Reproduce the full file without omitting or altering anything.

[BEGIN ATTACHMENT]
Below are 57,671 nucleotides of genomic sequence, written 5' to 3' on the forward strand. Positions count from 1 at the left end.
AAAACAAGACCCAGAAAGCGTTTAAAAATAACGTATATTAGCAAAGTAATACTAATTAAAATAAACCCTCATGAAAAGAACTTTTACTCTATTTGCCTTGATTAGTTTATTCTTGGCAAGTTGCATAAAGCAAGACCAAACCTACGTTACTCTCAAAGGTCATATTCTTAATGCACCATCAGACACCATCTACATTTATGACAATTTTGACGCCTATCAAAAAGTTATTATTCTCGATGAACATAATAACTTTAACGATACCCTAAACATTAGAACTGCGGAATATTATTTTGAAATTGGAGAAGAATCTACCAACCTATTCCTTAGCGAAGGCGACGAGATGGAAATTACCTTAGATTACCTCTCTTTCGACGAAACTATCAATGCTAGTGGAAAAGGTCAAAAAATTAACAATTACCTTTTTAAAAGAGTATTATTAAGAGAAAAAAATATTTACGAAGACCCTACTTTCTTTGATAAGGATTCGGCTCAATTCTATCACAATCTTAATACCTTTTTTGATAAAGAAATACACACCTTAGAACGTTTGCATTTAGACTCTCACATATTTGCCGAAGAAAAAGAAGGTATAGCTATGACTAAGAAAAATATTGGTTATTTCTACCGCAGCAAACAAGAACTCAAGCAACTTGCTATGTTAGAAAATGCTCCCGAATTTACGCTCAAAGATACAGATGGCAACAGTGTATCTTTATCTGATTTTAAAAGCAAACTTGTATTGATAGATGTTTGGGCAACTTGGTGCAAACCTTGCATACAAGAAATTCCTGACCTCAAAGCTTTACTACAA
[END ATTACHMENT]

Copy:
Below are 57,671 nucleotides of genomic sequence, written 5' to 3' on the forward strand. Positions count from 1 at the left end.
AAAACAAGACCCAGAAAGCGTTTAAAAATAACGTATATTAGCAAAGTAATACTAATTAAAATAAACCCTCATGAAAAGAACTTTTACTCTATTTGCCTTGATTAGTTTATTCTTGGCAAGTTGCATAAAGCAAGACCAAACCTACGTTACTCTCAAAGGTCATATTCTTAATGCACCATCAGACACCATCTACATTTATGACAATTTTGACGCCTATCAAAAAGTTATTATTCTCGATGAACATAATAACTTTAACGATACCCTAAACATTAGAACTGCGGAATATTATTTTGAAATTGGAGAAGAATCTACCAACCTATTCCTTAGCGAAGGCGACGAGATGGAAATTACCTTAGATTACCTCTCTTTCGACGAAACTATCAATGCTAGTGGAAAAGGTCAAAAAATTAACAATTACCTTTTTAAAAGAGTATTATTAAGAGAAAAAAATATTTACGAAGACCCTACTTTCTTTGATAAGGATTCGGCTCAATTCTATCACAATCTTAATACCTTTTTTGATAAAGAAATACACACCTTAGAACGTTTGCATTTAGACTCTCACATATTTGCCGAAGAAAAAGAAGGTATAGCTATGACTAAGAAAAATATTGGTTATTTCTACCGCAGCAAACAAGAACTCAAGCAACTTGCTATGTTAGAAAATGCTCCCGAATTTACGCTCAAAGATACAGATGGCAACAGTGTATCTTTATCTGATTTTAAAAGCAAACTTGTATTGATAGATGTTTGGGCAACTTGGTGCAAACCTTGCATACAAGAAATTCCTGACCTCAAAGCTTTACTACAA